The Federal Communication Commission is in the process of finalizing a plan that would enable more low-income households to get Internet access via a new monthly subsidy, reports the New York Times. Under the proposed plans, low-income households would receive $9.25 a month to help pay for a broadband Internet connection at home.
The move comes at a time when the government has grown increasingly concerned about digital inequality in America. As the Times notes, while 95% of households that earn over $150,000 a year have access to the Internet at home, just 48% of household earning less than $25,000 a year have access at home.
"When we talk about digital equity, we need to remember that we’re talking a key part of the answer to many of our nation’s greatest challenges—issues like income inequality, job creation, economic growth, U.S. competitiveness," FCC chairman Tom Wheeler said while talking about the new initiative last month.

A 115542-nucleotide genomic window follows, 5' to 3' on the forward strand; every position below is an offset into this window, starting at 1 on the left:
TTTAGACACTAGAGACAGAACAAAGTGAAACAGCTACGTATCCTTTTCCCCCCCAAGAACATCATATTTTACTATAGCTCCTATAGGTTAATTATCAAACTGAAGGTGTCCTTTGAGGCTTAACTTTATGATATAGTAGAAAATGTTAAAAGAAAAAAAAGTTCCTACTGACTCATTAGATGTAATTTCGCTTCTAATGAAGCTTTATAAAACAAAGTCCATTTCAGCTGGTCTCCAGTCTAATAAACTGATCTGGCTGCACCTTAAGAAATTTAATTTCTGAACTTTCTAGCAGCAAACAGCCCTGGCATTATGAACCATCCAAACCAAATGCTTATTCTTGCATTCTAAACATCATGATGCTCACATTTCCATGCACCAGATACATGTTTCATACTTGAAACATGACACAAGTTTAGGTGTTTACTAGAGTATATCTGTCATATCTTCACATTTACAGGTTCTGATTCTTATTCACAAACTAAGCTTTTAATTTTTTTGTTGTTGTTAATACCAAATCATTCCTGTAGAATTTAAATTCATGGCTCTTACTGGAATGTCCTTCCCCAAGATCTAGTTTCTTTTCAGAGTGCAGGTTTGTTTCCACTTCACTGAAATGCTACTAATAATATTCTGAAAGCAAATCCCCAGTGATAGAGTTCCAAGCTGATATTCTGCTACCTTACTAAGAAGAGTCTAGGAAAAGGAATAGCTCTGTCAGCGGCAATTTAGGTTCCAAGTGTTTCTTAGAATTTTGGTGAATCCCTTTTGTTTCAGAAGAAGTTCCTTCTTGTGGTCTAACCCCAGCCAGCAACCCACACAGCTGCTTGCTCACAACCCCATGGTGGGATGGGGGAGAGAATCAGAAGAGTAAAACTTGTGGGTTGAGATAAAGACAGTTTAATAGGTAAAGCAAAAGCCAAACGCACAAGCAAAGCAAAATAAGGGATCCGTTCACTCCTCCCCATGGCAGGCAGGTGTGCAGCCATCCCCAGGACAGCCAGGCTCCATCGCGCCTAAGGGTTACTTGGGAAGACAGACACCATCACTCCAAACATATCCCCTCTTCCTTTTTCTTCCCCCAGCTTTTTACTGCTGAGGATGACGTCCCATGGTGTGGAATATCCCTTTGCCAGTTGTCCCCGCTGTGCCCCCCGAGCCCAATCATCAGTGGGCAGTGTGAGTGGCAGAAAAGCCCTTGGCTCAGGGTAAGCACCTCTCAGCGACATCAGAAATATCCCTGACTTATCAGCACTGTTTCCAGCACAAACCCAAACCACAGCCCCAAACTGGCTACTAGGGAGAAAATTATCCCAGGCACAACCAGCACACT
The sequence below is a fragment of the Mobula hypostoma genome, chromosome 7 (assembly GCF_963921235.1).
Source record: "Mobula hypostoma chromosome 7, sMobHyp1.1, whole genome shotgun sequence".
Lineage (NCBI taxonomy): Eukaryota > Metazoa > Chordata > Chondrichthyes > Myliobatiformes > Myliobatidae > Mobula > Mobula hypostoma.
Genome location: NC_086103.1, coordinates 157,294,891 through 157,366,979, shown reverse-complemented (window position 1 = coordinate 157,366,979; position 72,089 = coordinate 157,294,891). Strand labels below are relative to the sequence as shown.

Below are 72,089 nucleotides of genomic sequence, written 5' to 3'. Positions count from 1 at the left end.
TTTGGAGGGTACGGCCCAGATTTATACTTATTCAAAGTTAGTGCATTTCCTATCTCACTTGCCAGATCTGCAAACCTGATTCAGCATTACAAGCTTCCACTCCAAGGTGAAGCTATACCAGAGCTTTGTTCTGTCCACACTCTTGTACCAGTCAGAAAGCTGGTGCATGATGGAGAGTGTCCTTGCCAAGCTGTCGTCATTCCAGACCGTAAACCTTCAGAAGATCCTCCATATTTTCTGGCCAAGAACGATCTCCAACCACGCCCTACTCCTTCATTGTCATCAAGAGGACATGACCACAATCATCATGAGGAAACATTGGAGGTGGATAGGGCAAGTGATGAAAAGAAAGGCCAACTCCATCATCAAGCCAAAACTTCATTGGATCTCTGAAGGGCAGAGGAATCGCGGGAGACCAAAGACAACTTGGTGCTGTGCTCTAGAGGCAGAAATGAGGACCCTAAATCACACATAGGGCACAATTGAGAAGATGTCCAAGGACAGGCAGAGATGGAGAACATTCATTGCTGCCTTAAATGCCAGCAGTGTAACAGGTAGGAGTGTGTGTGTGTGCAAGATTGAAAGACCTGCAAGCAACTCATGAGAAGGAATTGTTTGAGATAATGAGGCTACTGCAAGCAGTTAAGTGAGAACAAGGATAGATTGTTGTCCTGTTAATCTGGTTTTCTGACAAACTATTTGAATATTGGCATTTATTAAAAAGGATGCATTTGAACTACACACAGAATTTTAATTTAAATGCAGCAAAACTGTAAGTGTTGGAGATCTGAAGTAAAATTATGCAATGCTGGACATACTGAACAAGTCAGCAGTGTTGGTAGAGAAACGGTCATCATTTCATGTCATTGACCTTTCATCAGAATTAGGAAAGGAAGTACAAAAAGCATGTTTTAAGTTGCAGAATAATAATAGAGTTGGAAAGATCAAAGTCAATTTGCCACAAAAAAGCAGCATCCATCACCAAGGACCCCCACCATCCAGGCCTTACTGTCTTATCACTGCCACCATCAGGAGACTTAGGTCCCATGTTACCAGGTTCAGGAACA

The plan to subsidize broadband for the poor is part of an overhaul to Lifeline, a 1985 social services program. Lifeline was created to bring landline phone services to low-income families—as of 2008, mobile phone subsidies were added to the program. The FCC will vote on the addition of broadband to Lifeline on March 31 and, if passed, it will be the first time that home Internet has been included in the program.
Home Internet is increasingly viewed as something that is not a luxury, but a necessity in today’s digital age. As the Times notes, the FCC’s Democratic commissioners have argued vigorously for the addition of broadband subsidies to Lifeline because health services, job searches, and even homework assignments are increasingly found only online. As FCC Commissioner Jessica Rosenworcel pointed out, 70% of teachers now require students to go online for homework.